However, smoking might also impair the recovery process. If you cut back on your smoking in the weeks before your wisdom teeth extraction, you can try to quit smoking throughout the recovery period. Nicotine patches are also an option, although nicotine gum is not.

Keep the Vicinity Tidy

Dental hygiene is always crucial, but it is especially crucial following tooth extraction. Cleaning the region and brushing your teeth will help stop bacteria from getting into the wound, damaging the clot, or infecting you.

You’ll receive instructions on how to wash your teeth from your orthopedist. Most likely, you’ll be instructed to skip the first day’s brushing and to brush routinely but softly only on the days that follow.

Regular salt water rinses and an antimicrobial mouthwash may also be advised.

Use a Syringe to Rinse

Your orthopedic surgeon may also give you a curved syringe for cleaning the wound site. Before using the syringe, you should wait five days to ensure the blood clot is firmly in place. 

Trapped food can be released by giving the extraction area a quick rinse with the syringe.

Avoid Extraction of Teeth While ill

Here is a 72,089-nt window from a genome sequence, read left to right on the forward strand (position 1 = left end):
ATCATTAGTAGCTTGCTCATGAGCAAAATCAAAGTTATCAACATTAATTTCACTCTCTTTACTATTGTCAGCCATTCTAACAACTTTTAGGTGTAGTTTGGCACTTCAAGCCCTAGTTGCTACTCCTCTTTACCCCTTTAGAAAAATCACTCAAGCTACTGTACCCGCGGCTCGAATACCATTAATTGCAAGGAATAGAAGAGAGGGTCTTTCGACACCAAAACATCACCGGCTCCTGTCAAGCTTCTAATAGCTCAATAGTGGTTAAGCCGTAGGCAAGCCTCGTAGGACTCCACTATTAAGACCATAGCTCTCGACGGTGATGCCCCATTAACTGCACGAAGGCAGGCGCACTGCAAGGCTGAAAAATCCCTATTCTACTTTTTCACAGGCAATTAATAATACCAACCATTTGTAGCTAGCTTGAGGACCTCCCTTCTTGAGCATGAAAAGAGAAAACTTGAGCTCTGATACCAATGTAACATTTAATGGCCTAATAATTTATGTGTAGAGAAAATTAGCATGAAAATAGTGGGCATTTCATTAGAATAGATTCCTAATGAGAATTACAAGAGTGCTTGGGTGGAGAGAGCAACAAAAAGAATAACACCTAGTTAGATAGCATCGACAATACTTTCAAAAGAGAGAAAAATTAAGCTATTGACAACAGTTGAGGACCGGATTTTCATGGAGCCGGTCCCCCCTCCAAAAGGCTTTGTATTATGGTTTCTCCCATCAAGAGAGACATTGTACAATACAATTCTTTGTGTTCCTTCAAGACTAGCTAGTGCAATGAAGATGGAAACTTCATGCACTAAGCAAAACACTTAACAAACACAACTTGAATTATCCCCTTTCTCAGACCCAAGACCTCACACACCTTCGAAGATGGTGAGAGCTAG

Never plan a wisdom tooth extraction near you while you’re ill; always wait till you’re better. This is a crucial step in preventing dry sockets. This is so that the healing blood clot won’t be disturbed by the vigorous mouth motions of sneezing and coughing. Additionally, having a healthy physique is beneficial for recovery.

Ask our dentist what safety measures you should take if you suffer from severe allergies.

Get Lots of Sleep

The best way to recover from a wisdom tooth extraction is to get lots of rest. The more sleep you can fit in, the better because it is during sleep that your body repairs. Additionally, your mouth will move the least while you sleep, providing a favourable environment for the wound to heal.

Try to limit your speaking within the first 24 hours following surgery. Also, maintain gauze on the cut location in your mouth until the bleeding stops. These two things will give the blood clot more time to develop and embed itself.

It is advised that you refrain from any form of exercise in the days immediately following surgery since boosting your heart rate could result in unneeded bleeding and other problems.

Talk to Our Dentist

Patients will feel more at ease and assured during extractions the more tools we can develop to prevent dry sockets. Patients frequently put off getting the care they need out of anxiety, and their condition is likely to worsen as time goes on. When a dry socket develops, the notion that dental work is painful is reinforced. 
Our dentist in West Edmonton can soothe this concern and encourage sustained confidence in the dentistry profession if we can contribute to preventing this complication through education and the adoption of straightforward preventative measures.

Christopher Stern

Christopher Stern is a Washington-based reporter. Chris spent many years covering tech policy as a business reporter for renowned publications. He has extensive experience covering Congress, the Federal Communications Commission, and the Federal Trade Commissions. He is a graduate of Middlebury College. Email:[email protected]